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Building Back Office Endurance

By Jason Hughes

Endurance is built by continuous repetition. Over time, muscles become stronger. The heart pumps blood more efficiently. Stamina increases, and once difficult challenges can be easily overcome. Conversely, atrophy occurs when a muscle, heart or mind isn’t used as often. America’s commercial tenants are experiencing something similar—an atrophy of office use. And just as muscles need regular use to develop—building back a strong in-office workplace will take time and steady effort.

But this atrophied state is not a permanent condition. In fact, all signs point to a resurgence of the in-person office—albeit, with a focus on flexibility. As with any new regimen, this shift will require positive, motivating leadership that provides rationale and leads by example, teamwork and clear messaging that this will be a gradual process done for everyone’s benefit, and with everyone’s input.

For centuries, businesses operated in offices—with few exceptions. Before the COVID-19 pandemic hit in 2020, just 5% of office workers were remote, according to the U.S. Bureau of Labor Statistics. As of September 2023, according to Forbes, 12.7% of workers are doing their jobs remotely and another 28.2% work a hybrid schedule, with a majority of these workers expressing little interest in returning to full return-to-office life.

The pandemic changed the status quo and brought about an employee revolution. The forced three-year atrophy from commuting and office life changed the way companies function and has led to real repercussions for business leaders. There is compelling research showing that productivity declines with remote versus in-office work. Multiple studies have found that remote workers are more sedentary, which can lead to a number of health problems, from weight gain to cardiovascular issues. And remote workers often feel isolated and disconnected from their colleagues, which can lead to a breakdown in company culture.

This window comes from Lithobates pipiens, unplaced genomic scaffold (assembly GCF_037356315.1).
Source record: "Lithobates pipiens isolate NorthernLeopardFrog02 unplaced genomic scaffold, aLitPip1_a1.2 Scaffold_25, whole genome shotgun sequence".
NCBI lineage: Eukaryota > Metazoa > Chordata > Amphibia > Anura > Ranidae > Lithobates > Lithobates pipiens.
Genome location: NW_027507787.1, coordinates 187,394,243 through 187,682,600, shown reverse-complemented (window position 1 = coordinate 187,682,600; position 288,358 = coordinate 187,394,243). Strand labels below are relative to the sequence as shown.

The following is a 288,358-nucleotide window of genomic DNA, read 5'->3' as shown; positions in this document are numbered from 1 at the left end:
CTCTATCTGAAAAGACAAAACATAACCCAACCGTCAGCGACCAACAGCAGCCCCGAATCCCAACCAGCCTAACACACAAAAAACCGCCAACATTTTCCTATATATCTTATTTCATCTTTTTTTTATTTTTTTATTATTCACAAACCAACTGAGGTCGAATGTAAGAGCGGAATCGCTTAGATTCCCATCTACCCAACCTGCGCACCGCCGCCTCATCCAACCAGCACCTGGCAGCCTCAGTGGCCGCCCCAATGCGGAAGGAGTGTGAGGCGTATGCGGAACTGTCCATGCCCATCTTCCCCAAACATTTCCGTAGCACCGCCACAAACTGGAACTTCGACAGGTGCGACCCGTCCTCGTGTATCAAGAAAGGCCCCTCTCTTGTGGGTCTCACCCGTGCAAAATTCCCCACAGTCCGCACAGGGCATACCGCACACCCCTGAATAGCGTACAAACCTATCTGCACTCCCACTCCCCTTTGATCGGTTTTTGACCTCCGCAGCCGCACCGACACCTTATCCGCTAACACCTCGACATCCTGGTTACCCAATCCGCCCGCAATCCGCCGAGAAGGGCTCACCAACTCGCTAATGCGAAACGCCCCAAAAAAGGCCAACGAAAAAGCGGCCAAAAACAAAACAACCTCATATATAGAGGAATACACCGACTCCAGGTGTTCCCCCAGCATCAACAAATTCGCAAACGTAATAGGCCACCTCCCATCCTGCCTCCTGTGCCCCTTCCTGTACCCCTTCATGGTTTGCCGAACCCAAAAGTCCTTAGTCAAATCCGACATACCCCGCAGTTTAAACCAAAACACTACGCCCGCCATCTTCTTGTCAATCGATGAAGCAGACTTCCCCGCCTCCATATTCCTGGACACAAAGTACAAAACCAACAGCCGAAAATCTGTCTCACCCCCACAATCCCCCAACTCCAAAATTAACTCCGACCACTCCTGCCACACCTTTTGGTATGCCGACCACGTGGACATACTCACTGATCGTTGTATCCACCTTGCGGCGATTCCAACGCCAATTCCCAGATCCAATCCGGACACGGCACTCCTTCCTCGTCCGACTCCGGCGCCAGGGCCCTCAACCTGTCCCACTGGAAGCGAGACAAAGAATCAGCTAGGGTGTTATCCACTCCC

Still, change is hard, and short of a job-loss causing recession, many employees threaten that they’d “rather quit than commute.”

Despite the resistance, companies are beginning to realize that there’s incredible benefit to be found in office conversations, in-person meetings, brainstorming sessions and face-to-face feedback. Many tech companies, including Google, Apple, X (formerly Twitter) and Meta, have set stricter in-office requirements. Financial institutions have done the same, with Bank of America, Goldman Sachs, Morgan Stanley and JPMorgan Chase all mandating regular in-office presence. “We firmly believe that working together in person is important for our culture, clients, businesses and teams,” said JPMorgan executives.

Rather than call workers’ collective bluff, we’ve found through first-hand experience that it’s possible to build back our team’s office endurance over time. By using those office muscles, employees begin to regain soft skills in communication, persuasion, presentation and collaboration that are so essential to productive work and a positive culture—skills that can only be developed in person.

It’s a gradual process. Just as it’s impossible to get back into shape overnight, rebuilding office endurance requires practice over months.

And just like committing to a new fitness program—while the build-up is hard, the regular maintenance once you get there is easy. If your team is out-of-shape, office-wise, and you need to help them build back their office endurance, remember a few key points:

Start Small: Provide flexible work options and engage employees on these efforts.

Advance Slowly: Give it time before adding additional in-office requirements.

Focus On Culture: Celebrate wins, set group goals and provide meaningful perks (think healthy experiences).

When returning to the office is approached with focus, consistency and patience, you’ll lay the groundwork for outstanding long-term results.

Jason Hughes is founder of Hughes Marino, an award-winning commercial real estate company with offices across the nation. A pioneer in the field of tenant representation, Jason has exclusively represented tenants and buyers for more than 30 years. Contact Jason at 1-844-662-6635 or jason@hughesmarino.com to learn more.

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